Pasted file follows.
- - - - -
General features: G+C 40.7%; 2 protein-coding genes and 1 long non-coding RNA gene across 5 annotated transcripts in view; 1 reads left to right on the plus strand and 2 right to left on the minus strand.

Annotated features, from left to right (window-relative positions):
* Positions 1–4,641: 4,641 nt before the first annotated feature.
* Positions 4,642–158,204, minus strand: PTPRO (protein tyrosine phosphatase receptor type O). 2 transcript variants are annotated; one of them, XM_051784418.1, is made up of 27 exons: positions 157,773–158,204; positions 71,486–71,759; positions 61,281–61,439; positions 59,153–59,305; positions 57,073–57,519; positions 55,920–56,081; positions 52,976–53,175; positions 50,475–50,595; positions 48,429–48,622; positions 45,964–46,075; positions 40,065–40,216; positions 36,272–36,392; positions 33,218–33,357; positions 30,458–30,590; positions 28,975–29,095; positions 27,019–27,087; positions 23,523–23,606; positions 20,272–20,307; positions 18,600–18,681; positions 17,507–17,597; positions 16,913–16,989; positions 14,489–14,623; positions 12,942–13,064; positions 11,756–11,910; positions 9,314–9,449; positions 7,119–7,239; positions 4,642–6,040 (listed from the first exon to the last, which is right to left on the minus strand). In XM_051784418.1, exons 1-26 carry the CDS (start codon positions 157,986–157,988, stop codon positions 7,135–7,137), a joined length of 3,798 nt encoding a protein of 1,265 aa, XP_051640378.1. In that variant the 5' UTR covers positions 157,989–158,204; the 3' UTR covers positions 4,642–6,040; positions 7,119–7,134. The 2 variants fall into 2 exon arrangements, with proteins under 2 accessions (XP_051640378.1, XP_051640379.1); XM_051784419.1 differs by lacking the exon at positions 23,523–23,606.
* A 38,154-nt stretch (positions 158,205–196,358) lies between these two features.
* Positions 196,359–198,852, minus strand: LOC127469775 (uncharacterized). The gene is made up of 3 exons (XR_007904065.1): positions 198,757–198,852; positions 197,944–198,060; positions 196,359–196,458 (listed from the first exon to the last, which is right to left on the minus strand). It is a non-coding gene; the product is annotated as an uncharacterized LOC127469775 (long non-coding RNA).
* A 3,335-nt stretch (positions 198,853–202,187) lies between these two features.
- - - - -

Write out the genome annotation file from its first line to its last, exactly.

General features: G+C 40.7%; 2 protein-coding genes and 1 long non-coding RNA gene across 5 annotated transcripts in view; 1 reads left to right on the plus strand and 2 right to left on the minus strand.

Annotated features, from left to right (window-relative positions):
* Positions 1–4,641: 4,641 nt before the first annotated feature.
* Positions 4,642–158,204, minus strand: PTPRO (protein tyrosine phosphatase receptor type O). 2 transcript variants are annotated; one of them, XM_051784418.1, is made up of 27 exons: positions 157,773–158,204; positions 71,486–71,759; positions 61,281–61,439; positions 59,153–59,305; positions 57,073–57,519; positions 55,920–56,081; positions 52,976–53,175; positions 50,475–50,595; positions 48,429–48,622; positions 45,964–46,075; positions 40,065–40,216; positions 36,272–36,392; positions 33,218–33,357; positions 30,458–30,590; positions 28,975–29,095; positions 27,019–27,087; positions 23,523–23,606; positions 20,272–20,307; positions 18,600–18,681; positions 17,507–17,597; positions 16,913–16,989; positions 14,489–14,623; positions 12,942–13,064; positions 11,756–11,910; positions 9,314–9,449; positions 7,119–7,239; positions 4,642–6,040 (listed from the first exon to the last, which is right to left on the minus strand). In XM_051784418.1, exons 1-26 carry the CDS (start codon positions 157,986–157,988, stop codon positions 7,135–7,137), a joined length of 3,798 nt encoding a protein of 1,265 aa, XP_051640378.1. In that variant the 5' UTR covers positions 157,989–158,204; the 3' UTR covers positions 4,642–6,040; positions 7,119–7,134. The 2 variants fall into 2 exon arrangements, with proteins under 2 accessions (XP_051640378.1, XP_051640379.1); XM_051784419.1 differs by lacking the exon at positions 23,523–23,606.
* A 38,154-nt stretch (positions 158,205–196,358) lies between these two features.
* Positions 196,359–198,852, minus strand: LOC127469775 (uncharacterized). The gene is made up of 3 exons (XR_007904065.1): positions 198,757–198,852; positions 197,944–198,060; positions 196,359–196,458 (listed from the first exon to the last, which is right to left on the minus strand). It is a non-coding gene; the product is annotated as an uncharacterized LOC127469775 (long non-coding RNA).
* A 3,335-nt stretch (positions 198,853–202,187) lies between these two features.